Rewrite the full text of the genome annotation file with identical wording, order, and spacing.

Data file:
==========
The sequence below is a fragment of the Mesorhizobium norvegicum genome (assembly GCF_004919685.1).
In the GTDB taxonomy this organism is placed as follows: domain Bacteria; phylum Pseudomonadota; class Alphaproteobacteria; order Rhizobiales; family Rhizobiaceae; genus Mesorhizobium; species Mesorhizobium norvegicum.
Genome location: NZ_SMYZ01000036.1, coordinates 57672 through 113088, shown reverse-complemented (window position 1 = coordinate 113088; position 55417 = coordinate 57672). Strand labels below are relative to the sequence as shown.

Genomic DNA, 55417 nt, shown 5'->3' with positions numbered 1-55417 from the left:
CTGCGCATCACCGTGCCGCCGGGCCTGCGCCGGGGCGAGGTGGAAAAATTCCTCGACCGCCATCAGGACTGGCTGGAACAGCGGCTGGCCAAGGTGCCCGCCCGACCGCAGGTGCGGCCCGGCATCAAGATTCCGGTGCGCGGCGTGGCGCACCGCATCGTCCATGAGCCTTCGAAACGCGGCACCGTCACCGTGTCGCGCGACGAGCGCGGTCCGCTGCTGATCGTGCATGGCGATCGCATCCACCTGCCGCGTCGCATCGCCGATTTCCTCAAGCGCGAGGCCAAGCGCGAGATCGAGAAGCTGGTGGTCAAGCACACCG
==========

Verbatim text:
The sequence below is a fragment of the Mesorhizobium norvegicum genome (assembly GCF_004919685.1).
In the GTDB taxonomy this organism is placed as follows: domain Bacteria; phylum Pseudomonadota; class Alphaproteobacteria; order Rhizobiales; family Rhizobiaceae; genus Mesorhizobium; species Mesorhizobium norvegicum.
Genome location: NZ_SMYZ01000036.1, coordinates 57672 through 113088, shown reverse-complemented (window position 1 = coordinate 113088; position 55417 = coordinate 57672). Strand labels below are relative to the sequence as shown.

Genomic DNA, 55417 nt, shown 5'->3' with positions numbered 1-55417 from the left:
CTGCGCATCACCGTGCCGCCGGGCCTGCGCCGGGGCGAGGTGGAAAAATTCCTCGACCGCCATCAGGACTGGCTGGAACAGCGGCTGGCCAAGGTGCCCGCCCGACCGCAGGTGCGGCCCGGCATCAAGATTCCGGTGCGCGGCGTGGCGCACCGCATCGTCCATGAGCCTTCGAAACGCGGCACCGTCACCGTGTCGCGCGACGAGCGCGGTCCGCTGCTGATCGTGCATGGCGATCGCATCCACCTGCCGCGTCGCATCGCCGATTTCCTCAAGCGCGAGGCCAAGCGCGAGATCGAGAAGCTGGTGGTCAAGCACACCG